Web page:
Scottish Labour needs
to turn to the
Margaret Curran took to the campaign trail in the Glasgow East by-election saying: 'If you want a job done properly, ask a busy woman'. Her pithy soundbite alluded to the fact that local councillor George Ryan had been Labour's first-choice candidate. She only entered the running after he pulled out at the last moment.
Curran went on to lose by 326 votes to the SNP's John Mason. It was the biggest upset in Scottish politics since Labour's mauling in Govan 20 years earlier. That defeat could have been the end of her political career, but she got up and threw herself into the task of winning the seat back in the general election. If she were a boxer, rather than a politician, we would say she has heart.
She enlisted everyone from the chancellor Alistair Darling, who visited the constituency at her behest, through to the students who spent hours knocking on doors and delivering leaflets for her. Now, she is one of six MPs from the 2010 intake who have been promoted into the shadow cabinet. After just 18 months in the House of Commons, she has shoved aside more experienced, if duller, male colleagues.
Until May, I was part of her backroom team in the Scottish Parliament. It is fair to say she could be a demanding person to work for. She fizzes with energy. Just now her drive and commitment are exactly what Scottish Labour needs. But it won't be enough in itself. Breathing some life back into the party after last May's crushing defeat by the SNP is going to be a huge task. A glance at her own constituency helps explain why. Shettleston and Garthamlock were once dotted with coalmines and the industry employed one-in-10 of the male working population. At its peak, Parkhead Forge also provided jobs for 20,000 skilled men. Now, United Biscuits is the largest employer in the constituency with just 800 staff and the official unemployment rate is more than twice the national average.
One of the consequences of deindustrialisation is that trade unions have lost tens of thousands of members and no longer play such a central role in the social life of our communities. In many parts of Scotland, local Labour Party branches have gone the same way as the pits and the steel works. Just a handful of elderly members remain.
Scottish Labour now faces the task of rebuilding with fewer members,
fewer local councillors and, incidentally, fewer professional campaign
staff. The only solution is to start again.
The decline in party membership has been a long-term process, masked by the professionalisation of political campaigning, but the consequences are amplified by the self-inflicted harm done to Labour councillors. Jack McConnell's decision to give way to the Liberal Democrats over PR led to a dramatic change in the composition of Scottish local government, largely at his own party's expense. In the local government elections four years ago, the number of Labour councillors dropped from 509 to 348. In contrast, the SNP doubled their representation from 181 to 363, despite increasing their vote by just 3.8%. Those extra councillors have helped the SNP put down roots in communities that traditionally supported Labour.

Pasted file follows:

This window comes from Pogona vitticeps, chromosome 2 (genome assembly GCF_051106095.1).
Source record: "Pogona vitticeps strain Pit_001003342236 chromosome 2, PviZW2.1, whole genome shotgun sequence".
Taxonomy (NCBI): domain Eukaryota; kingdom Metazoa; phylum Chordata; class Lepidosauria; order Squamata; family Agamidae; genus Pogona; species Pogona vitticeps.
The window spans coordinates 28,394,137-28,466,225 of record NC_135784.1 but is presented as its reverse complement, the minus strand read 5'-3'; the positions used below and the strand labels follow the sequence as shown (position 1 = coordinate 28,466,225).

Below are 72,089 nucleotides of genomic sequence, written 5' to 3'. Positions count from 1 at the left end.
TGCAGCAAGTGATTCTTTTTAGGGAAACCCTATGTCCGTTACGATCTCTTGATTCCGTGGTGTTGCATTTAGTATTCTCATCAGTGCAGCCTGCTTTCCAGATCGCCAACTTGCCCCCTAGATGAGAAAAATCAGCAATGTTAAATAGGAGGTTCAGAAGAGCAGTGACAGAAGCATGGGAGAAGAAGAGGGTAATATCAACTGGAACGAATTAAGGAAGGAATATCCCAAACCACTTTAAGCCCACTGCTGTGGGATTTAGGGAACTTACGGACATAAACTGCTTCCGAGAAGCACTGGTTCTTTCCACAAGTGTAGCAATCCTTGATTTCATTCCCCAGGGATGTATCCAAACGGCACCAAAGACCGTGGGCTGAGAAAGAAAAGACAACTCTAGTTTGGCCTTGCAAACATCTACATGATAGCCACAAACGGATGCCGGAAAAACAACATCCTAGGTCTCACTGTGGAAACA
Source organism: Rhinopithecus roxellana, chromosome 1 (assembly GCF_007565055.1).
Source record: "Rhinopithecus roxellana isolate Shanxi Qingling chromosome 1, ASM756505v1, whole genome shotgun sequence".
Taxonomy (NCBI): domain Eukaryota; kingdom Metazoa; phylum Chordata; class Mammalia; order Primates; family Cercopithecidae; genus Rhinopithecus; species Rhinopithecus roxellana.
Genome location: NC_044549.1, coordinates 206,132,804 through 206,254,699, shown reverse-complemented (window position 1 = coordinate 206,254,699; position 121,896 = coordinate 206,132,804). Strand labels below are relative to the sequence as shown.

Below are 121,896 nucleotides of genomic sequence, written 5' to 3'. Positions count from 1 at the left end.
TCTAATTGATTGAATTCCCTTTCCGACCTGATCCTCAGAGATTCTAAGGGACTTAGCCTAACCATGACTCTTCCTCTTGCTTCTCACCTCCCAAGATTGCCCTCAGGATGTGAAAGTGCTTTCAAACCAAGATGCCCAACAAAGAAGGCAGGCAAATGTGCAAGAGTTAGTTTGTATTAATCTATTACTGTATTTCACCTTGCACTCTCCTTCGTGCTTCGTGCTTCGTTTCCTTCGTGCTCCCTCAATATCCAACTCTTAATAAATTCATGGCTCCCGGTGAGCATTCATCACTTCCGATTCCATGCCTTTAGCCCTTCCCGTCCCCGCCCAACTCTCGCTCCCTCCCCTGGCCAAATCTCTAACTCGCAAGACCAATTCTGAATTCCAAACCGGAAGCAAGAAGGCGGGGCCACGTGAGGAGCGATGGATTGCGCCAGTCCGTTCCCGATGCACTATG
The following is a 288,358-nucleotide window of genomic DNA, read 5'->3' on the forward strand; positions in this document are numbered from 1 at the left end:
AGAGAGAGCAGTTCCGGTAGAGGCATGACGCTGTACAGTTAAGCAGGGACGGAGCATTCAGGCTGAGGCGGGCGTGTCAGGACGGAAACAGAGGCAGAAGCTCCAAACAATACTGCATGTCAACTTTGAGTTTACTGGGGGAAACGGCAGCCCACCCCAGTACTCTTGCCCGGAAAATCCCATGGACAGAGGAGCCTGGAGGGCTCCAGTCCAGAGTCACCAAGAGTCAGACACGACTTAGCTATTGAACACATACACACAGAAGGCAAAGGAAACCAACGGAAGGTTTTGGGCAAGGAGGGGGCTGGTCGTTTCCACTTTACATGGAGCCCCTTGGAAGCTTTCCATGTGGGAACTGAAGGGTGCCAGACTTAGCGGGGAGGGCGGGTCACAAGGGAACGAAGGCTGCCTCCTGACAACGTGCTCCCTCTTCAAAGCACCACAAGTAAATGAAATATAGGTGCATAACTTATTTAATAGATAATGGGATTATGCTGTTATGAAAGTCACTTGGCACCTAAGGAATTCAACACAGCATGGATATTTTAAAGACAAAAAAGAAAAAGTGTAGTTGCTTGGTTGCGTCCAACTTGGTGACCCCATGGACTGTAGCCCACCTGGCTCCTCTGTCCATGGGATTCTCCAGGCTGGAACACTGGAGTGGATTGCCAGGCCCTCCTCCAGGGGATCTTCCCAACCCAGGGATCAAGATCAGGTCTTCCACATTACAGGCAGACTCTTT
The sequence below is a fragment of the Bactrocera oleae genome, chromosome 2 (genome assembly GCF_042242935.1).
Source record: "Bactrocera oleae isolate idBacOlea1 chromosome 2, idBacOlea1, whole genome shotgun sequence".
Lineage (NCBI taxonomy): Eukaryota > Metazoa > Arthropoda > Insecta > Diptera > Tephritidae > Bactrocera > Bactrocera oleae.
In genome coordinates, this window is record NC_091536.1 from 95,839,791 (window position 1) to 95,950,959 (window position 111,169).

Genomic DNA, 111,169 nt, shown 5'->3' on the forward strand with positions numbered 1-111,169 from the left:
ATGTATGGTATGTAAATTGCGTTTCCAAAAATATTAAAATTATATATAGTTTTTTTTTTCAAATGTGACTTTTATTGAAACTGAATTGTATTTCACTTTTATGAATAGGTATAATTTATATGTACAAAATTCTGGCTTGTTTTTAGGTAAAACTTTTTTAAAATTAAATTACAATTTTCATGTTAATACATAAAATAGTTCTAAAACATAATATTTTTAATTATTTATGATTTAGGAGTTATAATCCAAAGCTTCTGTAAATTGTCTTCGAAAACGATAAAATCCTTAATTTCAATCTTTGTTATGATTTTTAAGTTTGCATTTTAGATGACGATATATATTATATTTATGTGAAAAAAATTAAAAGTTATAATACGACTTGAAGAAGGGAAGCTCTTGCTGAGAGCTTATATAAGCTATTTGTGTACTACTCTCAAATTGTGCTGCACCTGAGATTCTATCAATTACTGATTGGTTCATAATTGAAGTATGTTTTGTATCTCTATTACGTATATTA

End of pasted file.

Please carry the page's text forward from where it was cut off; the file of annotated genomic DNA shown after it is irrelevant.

Scottish Labour now faces the task of rebuilding with fewer members, fewer local councillors and, incidentally, fewer professional campaign staff. The only solution is to start again. In contrast to the 'New Labour' years, the debate must be led from the bottom up. It is time for party members to get involved and find their voice. Whether we like it or not, the independence referendum is going to be the dominating issue of Alex Salmond's second term in office. Curran needs to think long and hard about how she will fight this campaign.
In his recent speech at Stirling University, the shadow foreign secretary Douglas Alexander spoke of his fear that the referendum would become 'simply a fight between William Wallace and the bogey man'. A negative scaremongering campaign will do lasting damage to Scottish Labour's reputation and reinforce the caricature of a party that has run out of ideas. Instead, Scottish Labour needs to reconnect with its own values. Curran should set out her stall as neither a nationalist nor a unionist – but as a socialist.
A recent report on Al Jazeera highlighted the fact that in some parts of Glasgow East male life expectancy is just 54. To help people cope with the recession, charities are planning to hand out emergency food parcels at benefit offices. Those involved deserve praise for their good work, but as Nye Bevan once said, 'private charity is no substitute for organised justice'. Scottish Labour's job is to offer a home to anyone, regardless of their views on the constitution, who believes that there's something better. Curran also needs to get people talking.
Whoever is elected as the new Scottish Labour leader in December will play a big part in setting the tone of the conversation but a double act with Johann Lamont could offer something fresh and new. The last Glaswegian to lead the party was Donald Dewar – now it's the girls' turn.
Andrew McFadyen has a PhD in political science from Edinburgh University. He is a freelance journalist and a former adviser to the Scottish Labour Party